Those of us who actually got fansubbed anime were like gurus. They knew the sites, got to know the fansubbers personally through email. In the dark age before Amazon, we emailed our request, printed out the reply, cut a check for $5 a fansubbed tape (plus shipping and handling), mailed it, waited a month, and then received our prize in a U.S. Postal Service envelope. During college, when we had access to the Internet through our campus networks (T-1 connection, baby!) we emailed away for fansubbed shows not available in the States through distribution, got our tapes, then copied them for our friends and traded around. We had anime nights where we first watched shows that were already a year or two old in Japan. When we watched a fansubbed Otaku no Video for the first time, we felt a real kinship with the anime fans in Japan.
Everything we got seemed different, unique. Yeah, there were common threads we saw in all of the settings, characters, and narratives. Nevertheless, it all felt different. Each show had its own character, feel, and story that kept things feeling rather fresh and unexpected. It was absorbing. It was special. You had to work hard to get your anime and since most of it you couldn't afford, you took shortcuts. Yeah, that probably hurt the industry a bit, I'll admit. But it probably didn't hurt it as much as the streaming and the downloading that would become rampant in the years following 2001.
Neon Genesis Evangelion hit the shelves of Blockbuster around 1997. With our new drivers' licenses, we drove to Blockbuster, rented it, bootlegged it, and watched, rewatched, and re-rewatched the episodes. Then, we sat at the diner and discussed our dozens of theories. What is Gendo's plan? What are the Dead Sea Scrolls and what do they predict? What happened during the Second Impact? What are the Angels? Why are they attacking? Hey guys, I bet you $20 that Rei is a clone of Shinji's mom!
Once VHS died, a lot of the culture surrounding anime in America changed. Suddenly, anime became mainstream and the distributors realized that DVD could be more easily controlled and more difficult to copy (although enterprising individuals found workarounds on their computers). Easily bootlegged VHS tapes vanished. Blockbuster for rentals later collapsed when streaming emerged as The Way to Get Your Fix.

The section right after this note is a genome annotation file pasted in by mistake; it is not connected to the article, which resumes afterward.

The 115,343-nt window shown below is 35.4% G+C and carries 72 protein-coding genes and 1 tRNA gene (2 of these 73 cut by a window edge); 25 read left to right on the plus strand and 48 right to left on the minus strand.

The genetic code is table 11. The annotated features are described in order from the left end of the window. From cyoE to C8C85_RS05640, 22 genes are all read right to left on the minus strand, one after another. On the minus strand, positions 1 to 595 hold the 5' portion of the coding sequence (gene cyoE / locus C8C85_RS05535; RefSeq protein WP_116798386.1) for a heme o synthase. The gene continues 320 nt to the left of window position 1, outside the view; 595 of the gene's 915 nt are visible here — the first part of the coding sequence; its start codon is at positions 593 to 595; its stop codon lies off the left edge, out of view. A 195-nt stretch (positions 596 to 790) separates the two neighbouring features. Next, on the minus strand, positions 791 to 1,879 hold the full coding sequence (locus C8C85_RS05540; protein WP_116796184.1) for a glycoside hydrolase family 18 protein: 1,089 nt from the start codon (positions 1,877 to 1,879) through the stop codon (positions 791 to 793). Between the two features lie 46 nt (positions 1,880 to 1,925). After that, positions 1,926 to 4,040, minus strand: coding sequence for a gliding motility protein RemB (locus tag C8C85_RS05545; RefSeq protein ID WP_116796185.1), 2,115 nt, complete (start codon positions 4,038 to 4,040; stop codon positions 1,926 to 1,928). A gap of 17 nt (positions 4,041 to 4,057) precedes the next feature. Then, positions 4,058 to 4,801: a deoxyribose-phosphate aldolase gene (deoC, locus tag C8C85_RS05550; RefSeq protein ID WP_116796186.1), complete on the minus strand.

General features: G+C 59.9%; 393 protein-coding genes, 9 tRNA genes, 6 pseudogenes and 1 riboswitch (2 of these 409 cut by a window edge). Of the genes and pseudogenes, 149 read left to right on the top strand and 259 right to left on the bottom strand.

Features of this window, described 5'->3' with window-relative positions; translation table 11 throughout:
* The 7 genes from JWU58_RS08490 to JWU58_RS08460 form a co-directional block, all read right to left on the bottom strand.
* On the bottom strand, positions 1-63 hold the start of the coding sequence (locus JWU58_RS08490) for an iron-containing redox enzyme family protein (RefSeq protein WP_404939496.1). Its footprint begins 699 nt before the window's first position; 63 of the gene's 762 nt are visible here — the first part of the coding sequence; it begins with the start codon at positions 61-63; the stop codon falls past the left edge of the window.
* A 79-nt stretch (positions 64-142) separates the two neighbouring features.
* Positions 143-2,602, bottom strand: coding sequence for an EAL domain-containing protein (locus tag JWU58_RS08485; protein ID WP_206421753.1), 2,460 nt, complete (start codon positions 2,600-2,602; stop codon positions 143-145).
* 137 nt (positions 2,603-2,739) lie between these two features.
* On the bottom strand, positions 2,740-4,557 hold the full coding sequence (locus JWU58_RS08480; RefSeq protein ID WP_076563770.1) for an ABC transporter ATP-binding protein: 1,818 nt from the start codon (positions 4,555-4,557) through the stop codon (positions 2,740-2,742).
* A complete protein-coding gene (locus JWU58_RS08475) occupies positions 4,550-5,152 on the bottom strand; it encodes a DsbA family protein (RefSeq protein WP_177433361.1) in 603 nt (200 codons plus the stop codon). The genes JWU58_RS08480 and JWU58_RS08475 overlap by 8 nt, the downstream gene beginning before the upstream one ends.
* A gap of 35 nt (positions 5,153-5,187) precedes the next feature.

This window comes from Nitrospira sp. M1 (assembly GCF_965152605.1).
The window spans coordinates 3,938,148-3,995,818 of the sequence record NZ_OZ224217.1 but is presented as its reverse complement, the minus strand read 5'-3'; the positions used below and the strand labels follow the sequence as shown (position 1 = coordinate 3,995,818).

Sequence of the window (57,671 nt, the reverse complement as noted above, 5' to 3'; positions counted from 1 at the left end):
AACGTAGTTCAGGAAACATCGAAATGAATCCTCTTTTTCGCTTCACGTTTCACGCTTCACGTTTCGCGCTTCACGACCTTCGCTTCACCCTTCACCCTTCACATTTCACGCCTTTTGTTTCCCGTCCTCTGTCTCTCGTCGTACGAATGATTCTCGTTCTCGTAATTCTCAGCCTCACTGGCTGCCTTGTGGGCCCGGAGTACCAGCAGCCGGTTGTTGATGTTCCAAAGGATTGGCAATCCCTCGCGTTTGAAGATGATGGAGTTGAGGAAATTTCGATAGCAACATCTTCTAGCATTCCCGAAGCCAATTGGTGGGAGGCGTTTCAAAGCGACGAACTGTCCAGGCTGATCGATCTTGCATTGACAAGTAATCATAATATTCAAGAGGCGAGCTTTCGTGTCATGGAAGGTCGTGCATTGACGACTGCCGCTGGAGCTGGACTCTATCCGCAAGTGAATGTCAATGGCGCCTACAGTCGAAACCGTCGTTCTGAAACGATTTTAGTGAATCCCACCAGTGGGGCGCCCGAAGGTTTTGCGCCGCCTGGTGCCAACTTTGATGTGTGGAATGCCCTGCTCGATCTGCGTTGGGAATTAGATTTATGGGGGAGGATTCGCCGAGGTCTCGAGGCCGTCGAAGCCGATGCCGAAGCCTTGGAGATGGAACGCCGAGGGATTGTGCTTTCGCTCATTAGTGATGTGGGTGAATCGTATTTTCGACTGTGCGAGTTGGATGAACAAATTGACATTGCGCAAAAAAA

Suddenly, we were inundated with anime. But the anime was different. At first, it all seemed to be attempts by the producers and writers to recapture the cultural impact of Neon Genesis Evangelion. Once that started to fade, the otaku boom/Akihabara boom had already happened in Japan. Densha Otoko and Akihabara@DEEP ushered in the short-lived, quasi-mainstreaming of "fashionable" otakuness. Even the original Genshiken manga was a contributor and beneficiary of this development.
And overnight, manga and anime alike became by otaku and for otaku. Stagnation set in.
The Overseas Market Doesn't Matter. At all. Ever. And never will.
The occasional overseas collaboration like Afro Samurai are rare, noteworthy (especially for their rarity), and therefore unique. They are exceptions that prove the rule.
The fact is, manga and anime have always been made for domestic audiences. It doesn't matter that the distributors overseas started folding back in the late aughts. It wouldn't have mattered if those distributors had marketed and sold anime in North America very effectively. It doesn't matter how huge American otaku conventions have grown. The foreign market has always been and always will be a distant afterthought for most Japanese mangaka and anime developers.